Celebrating 100 Years
Happy Anniversary Wake Forest Federal!
Founded in 1922, Wake Forest Federal’s 100-year legacy was built on a goal to promote savings and home ownership in the Wake Forest and surrounding communities. At the time, the Association’s assets totaled $573. Today, 100 years later, the bank’s assets total over $112,000,000.
As we celebrate this amazing milestone, let’s talk about the story of this bank that has stood the test of time, surviving depressions and recessions and serving as the longest continuously operating bank in Wake Forest.
Wake Forest Federal started from humble beginnings. T.E. Bobbitt was its first president, and he ran the bank for 11 years from his home on S. Main Street, just down from Wake Forest Baptist Church. The original safe with the lettering “Wake Forest Building and Loan Association” still resides in the house. In 1933, Mr. Bobbitt was forced to give up the office since he was also the chief examiner of the state’s regulatory agency. Oddly, his wife was allowed to replace him.
The first board of directors consisted of a merchant, seed store owner, cotton merchant, college administrator, dentist, attorney, mill owner, grocer, and three college professors. The board has always been made up of a cross section of the community, and for years, had strong ties to many old Wake Forest families – the Brewers, the Holdings, and the Mackies, to name a few. The bank also had close ties to Wake Forest College, and many of the bank’s directors were administrators or professors. Murray Greason was an early member of the board, and also the college’s head basketball coach, later becoming ACC coach of the year. Beverly Lake, who later ran for governor twice and served on NC Supreme Court, was also an early board member.
For many years, the bank conducted its business on S. White Street at a teller window of the Durham Bank and Trust Company (which subsequently became CCB, and then SunTrust). In those days, banks and savings and loans had delineated lines of business and were not competitive with one another. Savings and loans typically provided loans to promote home ownership; commercial banks did not. Most of the older homes in Wake Forest were financed with funds made available by Wake Forest Federal. During this time, the officers and directors of the bank knew everyone in town, and the borrowers’ character was a critical factor in lending money, regardless of their current situation, race, or the size of their checkbooks.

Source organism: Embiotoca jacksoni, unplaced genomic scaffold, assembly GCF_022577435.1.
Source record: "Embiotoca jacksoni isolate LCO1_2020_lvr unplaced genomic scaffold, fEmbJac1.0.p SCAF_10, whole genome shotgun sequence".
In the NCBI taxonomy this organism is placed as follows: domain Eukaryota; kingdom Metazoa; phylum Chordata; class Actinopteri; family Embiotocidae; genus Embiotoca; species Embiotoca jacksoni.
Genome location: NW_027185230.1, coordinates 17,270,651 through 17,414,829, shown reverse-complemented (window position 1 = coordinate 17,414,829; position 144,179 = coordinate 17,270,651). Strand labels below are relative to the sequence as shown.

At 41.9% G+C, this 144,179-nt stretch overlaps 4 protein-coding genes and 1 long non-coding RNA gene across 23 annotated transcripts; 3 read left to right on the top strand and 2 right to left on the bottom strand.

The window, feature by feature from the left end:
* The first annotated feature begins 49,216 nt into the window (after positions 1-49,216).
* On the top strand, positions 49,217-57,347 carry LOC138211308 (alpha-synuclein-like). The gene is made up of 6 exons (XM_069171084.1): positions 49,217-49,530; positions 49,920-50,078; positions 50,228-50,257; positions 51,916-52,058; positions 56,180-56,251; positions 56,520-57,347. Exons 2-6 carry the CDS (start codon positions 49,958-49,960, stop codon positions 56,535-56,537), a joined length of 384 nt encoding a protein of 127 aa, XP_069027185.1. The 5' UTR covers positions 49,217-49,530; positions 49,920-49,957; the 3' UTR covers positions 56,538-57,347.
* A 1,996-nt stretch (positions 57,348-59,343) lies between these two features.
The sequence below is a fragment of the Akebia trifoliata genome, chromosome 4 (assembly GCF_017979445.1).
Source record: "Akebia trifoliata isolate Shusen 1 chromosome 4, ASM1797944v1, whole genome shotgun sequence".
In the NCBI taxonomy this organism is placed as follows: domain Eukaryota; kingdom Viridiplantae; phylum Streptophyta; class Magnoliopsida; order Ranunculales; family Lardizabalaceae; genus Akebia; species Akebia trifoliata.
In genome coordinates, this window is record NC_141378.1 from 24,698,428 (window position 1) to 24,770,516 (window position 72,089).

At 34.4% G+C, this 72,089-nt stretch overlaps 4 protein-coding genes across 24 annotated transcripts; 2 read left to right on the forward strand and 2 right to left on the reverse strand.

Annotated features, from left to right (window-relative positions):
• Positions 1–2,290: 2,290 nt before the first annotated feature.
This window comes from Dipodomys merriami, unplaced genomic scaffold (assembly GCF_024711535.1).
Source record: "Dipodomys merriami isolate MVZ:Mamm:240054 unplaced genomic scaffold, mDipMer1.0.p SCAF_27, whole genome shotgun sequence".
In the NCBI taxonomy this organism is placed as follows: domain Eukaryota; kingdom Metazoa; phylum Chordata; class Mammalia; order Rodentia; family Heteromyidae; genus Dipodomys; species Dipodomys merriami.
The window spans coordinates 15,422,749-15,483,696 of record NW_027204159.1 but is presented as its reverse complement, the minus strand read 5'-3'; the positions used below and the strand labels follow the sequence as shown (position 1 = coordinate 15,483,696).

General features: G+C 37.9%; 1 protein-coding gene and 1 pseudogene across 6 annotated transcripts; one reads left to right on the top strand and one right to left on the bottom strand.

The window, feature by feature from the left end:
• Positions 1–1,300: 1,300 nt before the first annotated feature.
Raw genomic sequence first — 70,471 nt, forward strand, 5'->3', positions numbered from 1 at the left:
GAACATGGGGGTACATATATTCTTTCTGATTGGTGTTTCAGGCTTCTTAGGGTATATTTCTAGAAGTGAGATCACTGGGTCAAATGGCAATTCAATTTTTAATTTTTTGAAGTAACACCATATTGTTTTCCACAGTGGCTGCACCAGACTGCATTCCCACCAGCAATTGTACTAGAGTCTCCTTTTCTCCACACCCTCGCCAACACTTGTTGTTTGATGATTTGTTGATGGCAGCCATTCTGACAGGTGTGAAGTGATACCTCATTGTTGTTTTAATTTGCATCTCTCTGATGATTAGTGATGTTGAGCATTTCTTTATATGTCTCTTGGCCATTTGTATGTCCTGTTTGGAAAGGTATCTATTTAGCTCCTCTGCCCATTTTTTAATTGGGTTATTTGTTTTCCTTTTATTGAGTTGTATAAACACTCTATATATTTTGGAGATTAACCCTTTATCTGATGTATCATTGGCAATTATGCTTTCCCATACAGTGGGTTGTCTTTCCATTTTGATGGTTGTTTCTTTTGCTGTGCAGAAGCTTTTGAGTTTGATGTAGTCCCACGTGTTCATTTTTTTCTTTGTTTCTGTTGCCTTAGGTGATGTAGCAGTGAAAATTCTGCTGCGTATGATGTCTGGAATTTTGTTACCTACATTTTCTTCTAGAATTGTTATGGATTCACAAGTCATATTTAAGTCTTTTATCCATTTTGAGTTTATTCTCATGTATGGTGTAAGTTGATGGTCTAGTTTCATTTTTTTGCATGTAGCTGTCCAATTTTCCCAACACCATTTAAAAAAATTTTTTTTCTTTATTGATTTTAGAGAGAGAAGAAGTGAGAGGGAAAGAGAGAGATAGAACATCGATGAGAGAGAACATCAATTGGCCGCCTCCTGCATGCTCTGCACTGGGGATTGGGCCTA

But what might make Wake Forest Federal unique is that it was often run by female presidents – five, in fact. The longest running president was Glen Glover who took over in 1948 and held that position for 31 years. In 1988, Anna Sumerlin became president until her retirement in 2002 – she continues to serve as chairman of the bank’s board today. In 2017, Renee Shaw took over the position, which she still currently holds.
In 1964, the bank moved from its storefront building on S. White Street to its current location on Brooks Street across from Town Hall. In the mid 1990s, the bank was enlarged, and underwent further renovations in 2018. It is now a full-service bank offering a range of financial services to both individuals and commercial businesses including mobile, online banking, and many other products typical of much larger institutions.
Wake Forest Federal continues to be successful by targeting customers who prefer a higher level of special attention. Renee Shaw states that “Our employees greet each customer by name. We take the time to get to know their families and understand their financial situation.” And customer service is not the only attribute that differentiates the bank. Its employees love working in the family-like atmosphere – so much so that not a single employee has left the bank to take a job elsewhere in the last 30 years. Renee shares that “We attempt to make our workplace a family setting where we all pitch in, regardless of the task. We make it hard to leave.”
She also states that “The bank will be celebrating its 100 year anniversary with a series of events throughout the year. Special appreciation occasions are being planned to say thank you to the community, our customers, and shareholders. We love this community and are grateful that a small bank like Wake Forest Federal still has the support from locals who prefer a different and more intimate banking experience.”
Congratulations Wake Forest Federal on 100 years!